A large new public swimming pool and leisure centre opened on Carragh Avenue in 2009 and the old swimming pool site is now a public car park.

The town has two Roman Catholic churches, one Church of Ireland church, and one Presbyterian church. The original parish church, St. David's Church, is Church of Ireland. The Roman Catholic parish church, the Church of Our Lady and St. David, dates from 1827. In 1997, the second Catholic Church opened in Ballycane on the east side of town and is dedicated to the Irish Martyrs.. Naas is part of the Diocese of Kildare and Leighlin which is run by Bishop Denis Nulty since August 4th 2013. [9]

There are two racecourses near Naas. Punchestown Racecourse is just to the south east of the town in the parish of Eadestown, and Naas Racecourse is about 1 km from the town centre.[8] The annual Punchestown Race Festival is a major event for a fell week in April. The Oxegen music festival was held at Punchestown on the second weekend of July for many years but hasn't been rescheduled since it were cancelled in 2014 as "the promoters, MCD, said the move was due to a lack of headline acts combined with financial demands by agencies".[10]


Local industrial enterprises include Kerry Group,[11] Intel, Xilinx, and Hewlett Packard.

The town centre of Naas includes many shops, restaurants, nightclubs and boutiques such as Supervalu, Boots, McDonalds, Eddie Rockets and Carphone Warehouse, but over the years as a consequence of the expansion of the town, most of the stores and retail outlets have been developed in New Retail Parks and Shopping Centres in the outskirts of the town. A Shopping Centre on Monread Rd. was completed in 2010 with Ireland's largest Tesco Superstore being the Anchor Tenant, Costa Coffee, O'Briens Off License, Nicola Ross, Naas Credit Union, Boots, Argos, Vodafone, Subway Sandwiches also trade in the centre. A second McDonalds + Drive-Thru opened beside the centre in 2015. Retail Parks serve the town on both ends North and South with outlets such as, Harvey Norman, PC World, B&Q, Smyths Toys, Heatons, Halfords etc. The Naas/Sallins area is served by numerous Supermarkets. 2 Aldi Stores, 2 Lidl Stores, 2 Supervalu Supermarkets, A large Tesco Extra store along with a smaller Tesco Metro in the town centre and plenty of smaller foodstores scattered around the town. Naas is considered now to be the largest retail centre in County Kildare, largely as a result of its critical mass of bulky goods floorspace located in retail parks in the town's suburbs.[12] A business park is under construction at Osberstown.[13]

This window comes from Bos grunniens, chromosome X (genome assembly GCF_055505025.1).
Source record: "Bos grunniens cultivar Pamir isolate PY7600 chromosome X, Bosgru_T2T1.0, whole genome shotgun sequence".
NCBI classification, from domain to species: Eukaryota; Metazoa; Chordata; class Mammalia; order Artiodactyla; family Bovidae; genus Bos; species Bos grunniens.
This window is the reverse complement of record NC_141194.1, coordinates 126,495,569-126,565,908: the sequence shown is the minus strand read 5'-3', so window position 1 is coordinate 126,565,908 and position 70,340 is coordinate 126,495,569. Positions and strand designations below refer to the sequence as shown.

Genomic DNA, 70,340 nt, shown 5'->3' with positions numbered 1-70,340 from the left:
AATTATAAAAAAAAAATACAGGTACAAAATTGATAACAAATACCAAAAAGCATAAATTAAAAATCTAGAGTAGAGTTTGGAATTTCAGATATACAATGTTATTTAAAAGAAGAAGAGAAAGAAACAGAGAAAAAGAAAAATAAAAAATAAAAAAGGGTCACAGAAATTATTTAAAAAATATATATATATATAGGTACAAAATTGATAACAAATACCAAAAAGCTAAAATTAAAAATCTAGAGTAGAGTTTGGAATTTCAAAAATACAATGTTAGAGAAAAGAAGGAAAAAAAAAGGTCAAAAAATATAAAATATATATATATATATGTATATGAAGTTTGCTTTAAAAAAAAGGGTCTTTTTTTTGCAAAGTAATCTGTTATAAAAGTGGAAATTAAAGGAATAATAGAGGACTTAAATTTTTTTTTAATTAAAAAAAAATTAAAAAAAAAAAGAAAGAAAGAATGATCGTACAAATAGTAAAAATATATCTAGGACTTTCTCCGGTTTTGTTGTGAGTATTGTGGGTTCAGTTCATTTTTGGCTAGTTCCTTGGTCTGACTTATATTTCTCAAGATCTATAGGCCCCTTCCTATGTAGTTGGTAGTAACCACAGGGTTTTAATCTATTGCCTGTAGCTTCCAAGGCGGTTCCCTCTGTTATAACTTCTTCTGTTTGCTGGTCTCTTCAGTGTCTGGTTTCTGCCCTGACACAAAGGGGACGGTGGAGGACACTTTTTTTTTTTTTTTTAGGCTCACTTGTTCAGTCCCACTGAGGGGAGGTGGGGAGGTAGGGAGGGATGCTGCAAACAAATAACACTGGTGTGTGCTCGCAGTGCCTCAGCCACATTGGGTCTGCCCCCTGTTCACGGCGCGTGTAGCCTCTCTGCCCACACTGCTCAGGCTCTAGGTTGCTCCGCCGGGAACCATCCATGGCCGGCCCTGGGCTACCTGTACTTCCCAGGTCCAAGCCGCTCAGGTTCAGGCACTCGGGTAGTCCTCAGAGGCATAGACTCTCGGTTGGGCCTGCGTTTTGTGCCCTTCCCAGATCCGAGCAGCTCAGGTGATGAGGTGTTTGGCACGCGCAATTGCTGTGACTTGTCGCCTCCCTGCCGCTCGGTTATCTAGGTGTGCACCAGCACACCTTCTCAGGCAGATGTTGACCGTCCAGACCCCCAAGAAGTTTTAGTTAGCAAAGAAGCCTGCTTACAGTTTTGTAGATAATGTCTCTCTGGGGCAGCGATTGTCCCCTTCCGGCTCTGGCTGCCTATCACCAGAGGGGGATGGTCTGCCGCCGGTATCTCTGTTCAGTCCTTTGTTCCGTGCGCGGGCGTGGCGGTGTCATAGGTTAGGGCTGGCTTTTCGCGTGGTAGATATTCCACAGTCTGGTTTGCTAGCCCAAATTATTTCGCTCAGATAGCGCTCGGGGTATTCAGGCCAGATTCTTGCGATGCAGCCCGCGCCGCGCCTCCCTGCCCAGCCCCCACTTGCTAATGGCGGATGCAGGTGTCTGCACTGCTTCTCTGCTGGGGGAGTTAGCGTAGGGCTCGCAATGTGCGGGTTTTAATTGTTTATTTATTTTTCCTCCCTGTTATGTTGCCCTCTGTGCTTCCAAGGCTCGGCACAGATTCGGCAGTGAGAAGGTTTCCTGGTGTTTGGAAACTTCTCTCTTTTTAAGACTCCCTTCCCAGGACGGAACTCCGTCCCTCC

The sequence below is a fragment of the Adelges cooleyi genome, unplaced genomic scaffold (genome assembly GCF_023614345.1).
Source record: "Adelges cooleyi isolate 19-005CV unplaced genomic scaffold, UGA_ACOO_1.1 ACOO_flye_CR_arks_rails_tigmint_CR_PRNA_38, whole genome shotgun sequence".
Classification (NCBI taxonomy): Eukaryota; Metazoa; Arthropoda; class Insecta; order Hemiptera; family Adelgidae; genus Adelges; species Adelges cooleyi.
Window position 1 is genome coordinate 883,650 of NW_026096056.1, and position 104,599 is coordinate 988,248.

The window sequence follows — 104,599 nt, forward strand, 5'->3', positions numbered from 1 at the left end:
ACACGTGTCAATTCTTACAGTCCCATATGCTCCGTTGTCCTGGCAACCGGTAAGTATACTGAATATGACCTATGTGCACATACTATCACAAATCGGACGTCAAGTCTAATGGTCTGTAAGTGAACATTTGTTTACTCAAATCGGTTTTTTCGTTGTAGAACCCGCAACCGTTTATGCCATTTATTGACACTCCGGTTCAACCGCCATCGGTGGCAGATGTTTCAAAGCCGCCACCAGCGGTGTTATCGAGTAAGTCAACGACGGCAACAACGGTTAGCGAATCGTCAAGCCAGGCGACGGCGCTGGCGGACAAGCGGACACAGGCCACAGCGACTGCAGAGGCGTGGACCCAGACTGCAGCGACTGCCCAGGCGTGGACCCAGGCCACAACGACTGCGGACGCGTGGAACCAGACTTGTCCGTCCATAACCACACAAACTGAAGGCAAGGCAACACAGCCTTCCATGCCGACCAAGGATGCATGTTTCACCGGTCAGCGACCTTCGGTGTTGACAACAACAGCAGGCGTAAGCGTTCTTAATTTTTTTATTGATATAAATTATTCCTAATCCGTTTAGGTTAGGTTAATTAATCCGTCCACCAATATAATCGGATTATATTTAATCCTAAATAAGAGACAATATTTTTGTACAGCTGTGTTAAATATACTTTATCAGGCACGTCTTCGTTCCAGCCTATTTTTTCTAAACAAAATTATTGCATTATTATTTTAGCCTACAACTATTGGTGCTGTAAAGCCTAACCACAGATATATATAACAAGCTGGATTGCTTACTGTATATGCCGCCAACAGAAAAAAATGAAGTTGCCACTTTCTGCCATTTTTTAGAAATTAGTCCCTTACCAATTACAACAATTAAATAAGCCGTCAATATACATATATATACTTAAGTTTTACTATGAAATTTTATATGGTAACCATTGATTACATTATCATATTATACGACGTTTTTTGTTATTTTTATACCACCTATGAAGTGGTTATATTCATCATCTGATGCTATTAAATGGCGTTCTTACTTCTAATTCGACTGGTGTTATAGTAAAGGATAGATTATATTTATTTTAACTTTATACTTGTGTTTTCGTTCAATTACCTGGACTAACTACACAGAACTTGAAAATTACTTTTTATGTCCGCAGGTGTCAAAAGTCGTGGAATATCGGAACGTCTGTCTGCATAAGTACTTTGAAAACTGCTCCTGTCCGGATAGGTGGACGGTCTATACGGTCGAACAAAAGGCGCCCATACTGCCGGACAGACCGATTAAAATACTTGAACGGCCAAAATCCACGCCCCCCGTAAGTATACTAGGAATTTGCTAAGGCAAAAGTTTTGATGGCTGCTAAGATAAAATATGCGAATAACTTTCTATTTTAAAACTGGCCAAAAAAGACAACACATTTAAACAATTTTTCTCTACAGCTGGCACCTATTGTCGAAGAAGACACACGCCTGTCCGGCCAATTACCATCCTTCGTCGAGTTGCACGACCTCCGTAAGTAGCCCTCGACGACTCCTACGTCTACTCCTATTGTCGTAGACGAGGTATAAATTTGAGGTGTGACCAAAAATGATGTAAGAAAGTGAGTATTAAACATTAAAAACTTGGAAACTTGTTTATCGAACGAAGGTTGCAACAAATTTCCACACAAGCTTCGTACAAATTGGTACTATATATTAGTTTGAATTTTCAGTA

Nass has a variety of functioning transportation infrastructure. The nearby N7 Naas Dual Carriageway connects Naas with Dublin and the M50 Motorway. Additionally, the M7 Motorway connects Naas with the South and South West.

The Naas railway station which opened on 22 June 1855, closed for passenger traffic on 27 January 1947 to be re-purposed for goods trains. It reopened on 10 March 1947, but was closed almost 12 years later on 1 April 1959.[14] The railway station in Sallins is named Sallins and Naas is now used by many residents of Naas and the surrounding area for the daily commute to Dublin, with frequent trains throughout the day and travel times less than 30 minutes to Dublin's city centre.